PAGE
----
It is a complex B vitamin, similar to vitamin B12. Vitamin B9 and its forms carry out the crucial functions of creating more red blood cells, preventing hearing loss, and preserving the brain health of infants.
This MNT article will look at the functions of folic acid, as well as where to find it and the effects of folic acid deficiency
Contents of this article:
Why is folic acid important?
Folic acid is essential for women who are pregnant.
Vitamin B9 includes both folate and folic acid and is important for several functions in the body.
According to the British Dietetic Association (BDA), folic acid is vital for making red blood cells, as well as:
- the synthesis and repair of DNA and RNA
- aiding rapid cell division and growth
- enhancing brain health, although the evidence is mixed and more research is needed
- age-related hearing loss
It is particularly important for women who are pregnant to consume enough folic acid. This helps prevent the fetus from developing major congenital deformities of the brain or spine, including neural tube defects, such as spina bifida and anencephaly.
Women planning to get pregnant should take folic acid supplements for a full year before conception to reduce the risk of these developments.
Folic acid is thought to play a preventive role in a range of conditions.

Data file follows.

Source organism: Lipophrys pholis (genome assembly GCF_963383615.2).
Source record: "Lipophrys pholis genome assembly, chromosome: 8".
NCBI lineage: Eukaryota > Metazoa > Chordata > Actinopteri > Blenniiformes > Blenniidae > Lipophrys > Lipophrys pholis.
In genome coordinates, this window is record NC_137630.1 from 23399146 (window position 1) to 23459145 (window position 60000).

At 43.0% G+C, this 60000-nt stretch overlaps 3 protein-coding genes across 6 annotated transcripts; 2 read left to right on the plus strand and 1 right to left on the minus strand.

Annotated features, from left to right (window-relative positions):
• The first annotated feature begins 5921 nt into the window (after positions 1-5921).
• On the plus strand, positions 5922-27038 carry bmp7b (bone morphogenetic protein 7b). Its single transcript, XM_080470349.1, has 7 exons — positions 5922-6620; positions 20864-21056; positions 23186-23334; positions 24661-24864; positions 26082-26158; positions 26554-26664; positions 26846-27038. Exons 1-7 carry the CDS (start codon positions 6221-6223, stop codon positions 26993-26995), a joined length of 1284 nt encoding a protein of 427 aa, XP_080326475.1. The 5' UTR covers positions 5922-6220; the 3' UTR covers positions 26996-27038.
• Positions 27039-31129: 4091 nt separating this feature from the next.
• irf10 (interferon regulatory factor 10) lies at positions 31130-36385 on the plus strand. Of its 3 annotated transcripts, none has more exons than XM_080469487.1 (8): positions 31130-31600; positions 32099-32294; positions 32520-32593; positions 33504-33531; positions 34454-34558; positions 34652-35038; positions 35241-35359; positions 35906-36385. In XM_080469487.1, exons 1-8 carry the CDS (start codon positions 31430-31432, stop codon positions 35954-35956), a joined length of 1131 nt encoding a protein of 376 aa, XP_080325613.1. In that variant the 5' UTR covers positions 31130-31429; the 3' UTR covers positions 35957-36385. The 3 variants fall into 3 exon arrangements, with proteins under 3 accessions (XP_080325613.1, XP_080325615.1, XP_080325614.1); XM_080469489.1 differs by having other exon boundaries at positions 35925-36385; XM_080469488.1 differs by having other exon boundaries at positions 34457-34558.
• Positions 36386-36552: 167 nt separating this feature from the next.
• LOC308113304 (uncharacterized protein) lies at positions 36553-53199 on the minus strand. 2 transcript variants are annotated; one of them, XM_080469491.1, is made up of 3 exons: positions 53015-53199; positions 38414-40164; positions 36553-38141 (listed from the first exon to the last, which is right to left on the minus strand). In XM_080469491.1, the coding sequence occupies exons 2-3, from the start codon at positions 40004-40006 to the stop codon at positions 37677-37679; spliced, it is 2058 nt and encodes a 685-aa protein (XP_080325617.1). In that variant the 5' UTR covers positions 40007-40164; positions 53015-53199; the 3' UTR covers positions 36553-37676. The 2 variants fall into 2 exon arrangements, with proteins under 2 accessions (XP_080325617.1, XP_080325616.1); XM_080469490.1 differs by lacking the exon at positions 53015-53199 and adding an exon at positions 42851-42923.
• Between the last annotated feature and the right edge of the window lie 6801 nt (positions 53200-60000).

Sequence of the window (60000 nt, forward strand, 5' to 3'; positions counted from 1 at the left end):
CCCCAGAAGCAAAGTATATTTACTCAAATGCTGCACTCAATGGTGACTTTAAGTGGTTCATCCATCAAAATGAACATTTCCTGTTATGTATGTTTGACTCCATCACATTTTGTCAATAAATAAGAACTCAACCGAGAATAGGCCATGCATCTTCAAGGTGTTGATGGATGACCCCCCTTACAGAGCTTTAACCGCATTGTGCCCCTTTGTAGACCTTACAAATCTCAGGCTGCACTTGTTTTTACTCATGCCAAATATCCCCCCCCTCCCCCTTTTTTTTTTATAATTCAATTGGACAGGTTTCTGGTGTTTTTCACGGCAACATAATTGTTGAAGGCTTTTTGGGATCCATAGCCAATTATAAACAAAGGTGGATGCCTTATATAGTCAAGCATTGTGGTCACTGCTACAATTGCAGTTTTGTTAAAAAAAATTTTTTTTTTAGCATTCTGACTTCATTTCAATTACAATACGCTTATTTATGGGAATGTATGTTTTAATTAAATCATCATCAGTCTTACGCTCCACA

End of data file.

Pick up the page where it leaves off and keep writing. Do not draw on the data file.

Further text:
"Periconceptional folic acid [before conception and during early pregnancy] may reduce [autism spectrum disorder] risk in those with inefficient folate metabolism."
Further research is needed to confirm the link.
Cleft lip and palate
A literature review carried out in 2014 concluded that folic acid supplementation might reduce the risk of a cleft palate.
Folic acid is often used to support a methotrexate prescription for rheumatoid arthritis.
Methotrexate is an effective medicine for this condition. However, it is also known to remove folate from the body. This can cause gastrointestinal symptoms for between 20 and 65 percent of people who use the drug.
However, folic acid supplements have been shown to reduce the gastrointestinal side effects of methotrexate by 79 percent. Speak to a doctor for recommendations on how much to take, and how often. 1 milligram (mg) per day is often prescribed.
Who should take it?
Folic acid helps protect the bones and brains of infants.
All women who are pregnant or planning to become pregnant should consume more folic acid, according to March of Dimes, a research organization focused on preventing deformity and death in newborn infants.
They also recommend that women take folic acid before getting pregnant as well as during the first 4 weeks following conception.
Every woman capable of getting pregnant should be taking daily folic acid supplements. Women over the age of 14 years should take 400 micrograms (mcg) per day, and this should increase to 600 mcg during a pregnancy.
Women should maintain a daily intake of 500 mcg while they are lactating.
The online journal PLOS Medicine wrote in 2009 that females who take folic acid supplements for at least 12 months before becoming pregnant could reduce the risk of having a premature infant by over 50 percent. The researchers concluded: